I could write a whole article one day on whether anime characters are stereotypes of the genre, or rather are archetypes that continue to appear because a series can not work right without these types being so prominent. Truly, that is a ramble for another occassion. Why do I bring it up? Because the DVD set from Funimation that we are reviewing today, “Okami-San & Her Seven Companions” really made me start to debate the difference. It was not because it was a predictable or bland series that plays up to these lame characteristics that often present themselves in animes of this type, but because this series took those things and flipped them upside down.
Ryoko Okami, AKA Okami-San AKA the wolf, and her diminutive friend Ringo, AKA the little red riding hood that is able to tame Ryoko, are members of a a high school club known as the Otogi Bank. The club’s purpose is to help classmates with their requests, which they pay back at a later date by doing the club a favor, whenever it is they may ask for it (think “Pay it forward”). One day, Ryoko is confronted by a steatlthy secret admirer, Ryoshi, who has essentially been stalking her, but one day gains the courage to tell her he loves her and wants to prove that he is the right man for her by joining the club. After an interview with the other bank members, Ryoshi eventually shows his merits and becomes a full-fledged teammate, and thus begins the twelve tales that make up this mini-series.
Each episode takes a classic European fairy tale, doctors it up with teenage drama, and adds some Japanese flair to it. In other words, we get familiar stories that we all know and remember from our youth, but modernized and then changed to make them their own stand-alone stories rather than parodies of an old fable, which is part of the charm of this series (that I will delve into more later). After all, if you did not catch on with their obvious little red riding hood, big bad wolf, and hunter gimmicks, you were simply not paying attention to the first episode.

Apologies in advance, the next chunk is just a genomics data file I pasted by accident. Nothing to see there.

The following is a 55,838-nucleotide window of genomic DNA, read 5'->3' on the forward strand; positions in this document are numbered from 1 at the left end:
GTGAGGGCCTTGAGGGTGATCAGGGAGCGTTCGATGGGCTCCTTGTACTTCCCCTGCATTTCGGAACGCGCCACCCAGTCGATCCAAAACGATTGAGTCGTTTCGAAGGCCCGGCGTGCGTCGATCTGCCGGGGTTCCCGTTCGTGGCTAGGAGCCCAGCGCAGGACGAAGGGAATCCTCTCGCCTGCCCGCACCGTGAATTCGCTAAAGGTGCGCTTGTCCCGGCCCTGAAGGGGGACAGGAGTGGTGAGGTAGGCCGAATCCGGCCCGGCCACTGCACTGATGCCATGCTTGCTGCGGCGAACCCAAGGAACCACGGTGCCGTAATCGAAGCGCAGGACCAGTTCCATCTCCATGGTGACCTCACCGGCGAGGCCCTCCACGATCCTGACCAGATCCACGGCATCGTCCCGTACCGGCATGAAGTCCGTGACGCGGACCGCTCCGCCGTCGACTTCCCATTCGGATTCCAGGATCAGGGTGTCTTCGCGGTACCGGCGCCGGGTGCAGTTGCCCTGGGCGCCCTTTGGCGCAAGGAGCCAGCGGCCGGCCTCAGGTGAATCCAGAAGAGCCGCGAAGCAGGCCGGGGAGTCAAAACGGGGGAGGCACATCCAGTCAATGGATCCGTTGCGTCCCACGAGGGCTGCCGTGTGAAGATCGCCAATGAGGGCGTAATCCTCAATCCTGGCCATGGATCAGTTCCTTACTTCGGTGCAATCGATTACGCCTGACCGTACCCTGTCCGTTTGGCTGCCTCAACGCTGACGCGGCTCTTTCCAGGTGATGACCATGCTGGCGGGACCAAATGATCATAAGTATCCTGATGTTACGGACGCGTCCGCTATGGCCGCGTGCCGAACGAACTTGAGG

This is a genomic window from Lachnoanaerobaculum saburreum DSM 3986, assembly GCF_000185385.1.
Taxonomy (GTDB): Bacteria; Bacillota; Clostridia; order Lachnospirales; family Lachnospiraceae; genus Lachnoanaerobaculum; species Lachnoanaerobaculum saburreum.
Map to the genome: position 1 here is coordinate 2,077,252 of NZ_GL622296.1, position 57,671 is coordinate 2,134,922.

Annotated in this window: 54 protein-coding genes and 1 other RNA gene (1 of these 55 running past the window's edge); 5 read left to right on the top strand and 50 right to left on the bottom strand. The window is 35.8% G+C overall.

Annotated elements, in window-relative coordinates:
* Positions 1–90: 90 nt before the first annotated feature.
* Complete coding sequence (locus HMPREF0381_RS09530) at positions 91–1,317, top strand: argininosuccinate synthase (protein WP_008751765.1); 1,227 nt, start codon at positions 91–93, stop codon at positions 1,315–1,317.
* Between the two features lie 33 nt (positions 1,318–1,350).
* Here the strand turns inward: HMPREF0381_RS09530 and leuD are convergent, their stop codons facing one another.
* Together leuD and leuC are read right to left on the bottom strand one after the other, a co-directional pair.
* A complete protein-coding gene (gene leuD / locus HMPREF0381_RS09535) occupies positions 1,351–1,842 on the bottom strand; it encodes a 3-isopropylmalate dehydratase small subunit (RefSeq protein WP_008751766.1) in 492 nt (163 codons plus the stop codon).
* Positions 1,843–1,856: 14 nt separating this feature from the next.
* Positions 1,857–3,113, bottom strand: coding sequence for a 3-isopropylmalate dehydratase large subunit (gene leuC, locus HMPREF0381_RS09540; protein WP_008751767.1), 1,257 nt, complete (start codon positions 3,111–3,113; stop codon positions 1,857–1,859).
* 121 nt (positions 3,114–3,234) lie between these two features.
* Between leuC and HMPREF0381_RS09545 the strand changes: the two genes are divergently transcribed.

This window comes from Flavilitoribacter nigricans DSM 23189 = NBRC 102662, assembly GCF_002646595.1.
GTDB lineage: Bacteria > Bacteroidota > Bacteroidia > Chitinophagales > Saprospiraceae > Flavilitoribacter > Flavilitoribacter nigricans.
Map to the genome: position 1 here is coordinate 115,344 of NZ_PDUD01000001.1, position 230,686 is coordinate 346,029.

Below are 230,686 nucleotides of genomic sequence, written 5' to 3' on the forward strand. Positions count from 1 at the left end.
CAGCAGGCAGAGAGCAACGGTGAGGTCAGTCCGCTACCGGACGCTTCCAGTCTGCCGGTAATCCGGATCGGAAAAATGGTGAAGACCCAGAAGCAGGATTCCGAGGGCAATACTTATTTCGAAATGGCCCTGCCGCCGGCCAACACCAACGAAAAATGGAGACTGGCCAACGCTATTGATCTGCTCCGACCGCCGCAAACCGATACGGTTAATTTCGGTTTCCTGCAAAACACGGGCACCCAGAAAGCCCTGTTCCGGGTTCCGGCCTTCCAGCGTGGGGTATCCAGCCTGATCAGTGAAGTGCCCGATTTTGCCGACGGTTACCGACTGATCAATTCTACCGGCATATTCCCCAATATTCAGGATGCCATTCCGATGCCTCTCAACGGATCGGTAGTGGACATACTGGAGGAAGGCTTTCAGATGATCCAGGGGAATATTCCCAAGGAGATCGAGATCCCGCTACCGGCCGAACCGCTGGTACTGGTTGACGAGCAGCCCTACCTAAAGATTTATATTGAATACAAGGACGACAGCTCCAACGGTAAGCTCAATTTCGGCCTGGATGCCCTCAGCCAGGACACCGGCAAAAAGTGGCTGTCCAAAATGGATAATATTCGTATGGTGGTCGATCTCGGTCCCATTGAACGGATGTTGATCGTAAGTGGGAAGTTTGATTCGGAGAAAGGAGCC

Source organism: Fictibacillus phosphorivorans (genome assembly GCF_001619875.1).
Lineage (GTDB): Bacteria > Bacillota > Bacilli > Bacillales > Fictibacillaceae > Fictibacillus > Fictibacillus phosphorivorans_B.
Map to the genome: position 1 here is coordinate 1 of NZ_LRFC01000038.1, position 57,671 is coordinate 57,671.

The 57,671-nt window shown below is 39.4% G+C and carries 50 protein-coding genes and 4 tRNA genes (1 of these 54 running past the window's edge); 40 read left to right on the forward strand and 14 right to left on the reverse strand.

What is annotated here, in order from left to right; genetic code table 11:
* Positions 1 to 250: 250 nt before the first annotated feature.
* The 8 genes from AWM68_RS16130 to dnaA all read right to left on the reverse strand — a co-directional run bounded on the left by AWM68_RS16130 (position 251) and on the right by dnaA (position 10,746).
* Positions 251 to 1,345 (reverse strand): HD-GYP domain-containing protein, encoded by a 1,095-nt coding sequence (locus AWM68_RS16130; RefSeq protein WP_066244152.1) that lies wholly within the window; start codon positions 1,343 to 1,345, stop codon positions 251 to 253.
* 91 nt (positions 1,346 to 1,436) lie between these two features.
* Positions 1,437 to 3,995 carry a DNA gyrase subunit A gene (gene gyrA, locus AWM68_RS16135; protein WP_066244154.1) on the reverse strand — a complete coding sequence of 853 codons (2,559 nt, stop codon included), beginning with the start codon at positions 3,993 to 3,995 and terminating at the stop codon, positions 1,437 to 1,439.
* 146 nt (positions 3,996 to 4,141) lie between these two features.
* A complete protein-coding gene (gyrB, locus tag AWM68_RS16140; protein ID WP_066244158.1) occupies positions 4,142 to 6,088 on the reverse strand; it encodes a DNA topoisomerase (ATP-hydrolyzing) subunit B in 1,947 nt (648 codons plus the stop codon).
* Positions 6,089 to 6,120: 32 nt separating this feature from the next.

The animation in Okami-San is fluid and colorful, and presents a variety of unique personalities throughout each episode. There are indeed some action scenes in this series, many of which involve the custom-made “Kitty Knuckles” gloves that Ryoko uses to out-box her enemies in the battlefield, and they are just as over-the-top as you would want from an anime.
The voice-over work is also pretty good in both the english and Japanese dubs. I am torn on which one I like more, as each one has it’s pros and cons (ie, Ringo’s voice is super high-pitched and cutesy in the Japanese version, which annoys me to no end, but the english dub has a few other characters that sound lazy when compared to the original voices).
The narrator tells the tale of each episode in a very meta way, usually spending more time making quips about how flat-chested Ryoko and Ringo are (“this is more like fan dis-service”) and offering lines such as, “Getting punched while naked must suck,” than on backstory, and that is fine since the stories practically write themselves. The narrator is more there as back-up then for exposition, the way a good narrator should be.
Special features on this set include commentaries on select episodes, commercials, promotional videos in their original Japanese language, and textless songs.
This whole review I kept bringing up the stereotype VS archetype debate, and the reason being is that the characters in Okami-san are rightfully stereotypes. Upon watching the first episode, I thought this was going to be a run of the mill, high school anime series with love stories and some action sprinkled throughout. It did not take long at all for the show to begin expanding on its characters, and start to add mystery, intrigue and depth to these characters, and break down that these people are often hiding behind a stereotype, or perhaps living in a fairy tale of their own. The show gets very interesting very fast, and very addictive. A lot of shows I watch for these reviews become monotonous or boring, but Okami-san kept me coming back for more, and plays on your expectations for the genre, then tosses them out and gives you something fresh and new.